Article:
As T-Mobile gets ready to bring the Nokia Lumia 710 smartphone to its lineup, the Microsoft system at the core of the device has seen its app store grow to 50,000 available apps. This is the number of apps published, and there have been around 6,000 apps pulled by the developers or Microsoft for a variety of reasons, the tech blog All About Windows Phone reports.
The Windows Phone Marketplace has hit the 50,000 app mark in 14 months; it took Android 19 months to get to 50,000, while iOS took 12 months. That means the Windows Phone system is growing. When the Marketplace reached 40,000 apps, nearly 165 apps were being submitted every day. Now, it's up to around 265 per day. That's the overall number of submissions with no accounting for quality or spamminess. While it is not a problem unique to Windows Phone, the percentage of crappy or spammy apps may be enough to sour some early adopters, something the fledgling system can ill afford to do. For example, it seems like every good or useful app in the Marketplace is bound by several RSS feed readers. And even though Microsoft is attempting to simplify the process of finding decent apps, they need to get ahead of the curve to keep users interested.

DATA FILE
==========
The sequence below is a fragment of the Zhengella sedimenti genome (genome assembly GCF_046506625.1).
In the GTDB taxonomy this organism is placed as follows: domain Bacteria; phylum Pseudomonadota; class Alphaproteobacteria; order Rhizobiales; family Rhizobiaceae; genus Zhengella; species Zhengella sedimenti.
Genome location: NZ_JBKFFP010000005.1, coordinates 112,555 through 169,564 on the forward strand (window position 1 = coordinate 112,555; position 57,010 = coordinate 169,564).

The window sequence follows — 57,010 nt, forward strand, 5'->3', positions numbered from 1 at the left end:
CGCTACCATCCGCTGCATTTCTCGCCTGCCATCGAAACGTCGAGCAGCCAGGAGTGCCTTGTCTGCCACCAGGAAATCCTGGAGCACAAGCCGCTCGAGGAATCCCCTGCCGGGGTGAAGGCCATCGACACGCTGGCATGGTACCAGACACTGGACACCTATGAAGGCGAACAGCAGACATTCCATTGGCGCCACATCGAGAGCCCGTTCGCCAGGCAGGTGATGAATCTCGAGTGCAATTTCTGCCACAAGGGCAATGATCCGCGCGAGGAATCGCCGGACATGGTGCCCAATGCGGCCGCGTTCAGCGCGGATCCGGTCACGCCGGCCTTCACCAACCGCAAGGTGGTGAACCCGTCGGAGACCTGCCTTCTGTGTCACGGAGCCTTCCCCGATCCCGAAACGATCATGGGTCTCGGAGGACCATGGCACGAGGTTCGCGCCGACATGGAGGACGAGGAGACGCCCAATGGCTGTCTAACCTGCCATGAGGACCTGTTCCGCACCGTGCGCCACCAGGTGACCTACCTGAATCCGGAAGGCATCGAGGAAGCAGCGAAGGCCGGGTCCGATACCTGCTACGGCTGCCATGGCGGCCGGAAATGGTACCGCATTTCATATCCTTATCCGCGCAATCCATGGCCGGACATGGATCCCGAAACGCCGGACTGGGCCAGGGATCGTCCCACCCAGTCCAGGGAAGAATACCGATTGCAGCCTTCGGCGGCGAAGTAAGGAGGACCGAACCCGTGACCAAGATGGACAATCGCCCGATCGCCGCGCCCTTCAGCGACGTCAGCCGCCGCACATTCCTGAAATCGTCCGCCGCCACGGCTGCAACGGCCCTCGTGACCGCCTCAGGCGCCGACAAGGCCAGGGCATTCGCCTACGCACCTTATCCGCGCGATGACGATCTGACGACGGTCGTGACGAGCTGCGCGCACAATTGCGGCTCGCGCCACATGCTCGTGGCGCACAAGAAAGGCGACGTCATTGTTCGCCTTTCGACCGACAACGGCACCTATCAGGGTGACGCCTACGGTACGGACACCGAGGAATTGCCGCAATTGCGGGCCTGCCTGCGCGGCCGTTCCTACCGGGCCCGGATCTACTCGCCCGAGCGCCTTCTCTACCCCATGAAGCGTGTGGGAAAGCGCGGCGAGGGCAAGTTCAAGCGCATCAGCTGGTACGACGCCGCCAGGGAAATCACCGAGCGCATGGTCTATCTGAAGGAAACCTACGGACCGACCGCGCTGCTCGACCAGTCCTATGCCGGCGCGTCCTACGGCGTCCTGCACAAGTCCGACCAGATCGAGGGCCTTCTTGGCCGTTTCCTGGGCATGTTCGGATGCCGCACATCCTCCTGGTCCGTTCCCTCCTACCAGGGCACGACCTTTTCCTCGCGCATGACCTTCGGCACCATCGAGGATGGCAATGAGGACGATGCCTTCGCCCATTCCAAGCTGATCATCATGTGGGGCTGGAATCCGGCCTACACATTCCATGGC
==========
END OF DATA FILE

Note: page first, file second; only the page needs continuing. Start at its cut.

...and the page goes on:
It's become a chicken or the egg debate for Microsoft. How do you attract developers that can make a killer app if you don't have huge numbers of people using the system? But, how can you convince people to use the system without a killer app? Maybe it does come down to marketing, but because the entire world on mobile apps is still so new, it's entirely possible Microsoft is on the right track. There was a time, after all, when Apple and Google were the upstarts to the BlackBerries and Nokia's of the world. Tell us in the comments if you think the Windows Phone system is doomed or if you think it will teeter on the edge for a while longer before taking off or sinking.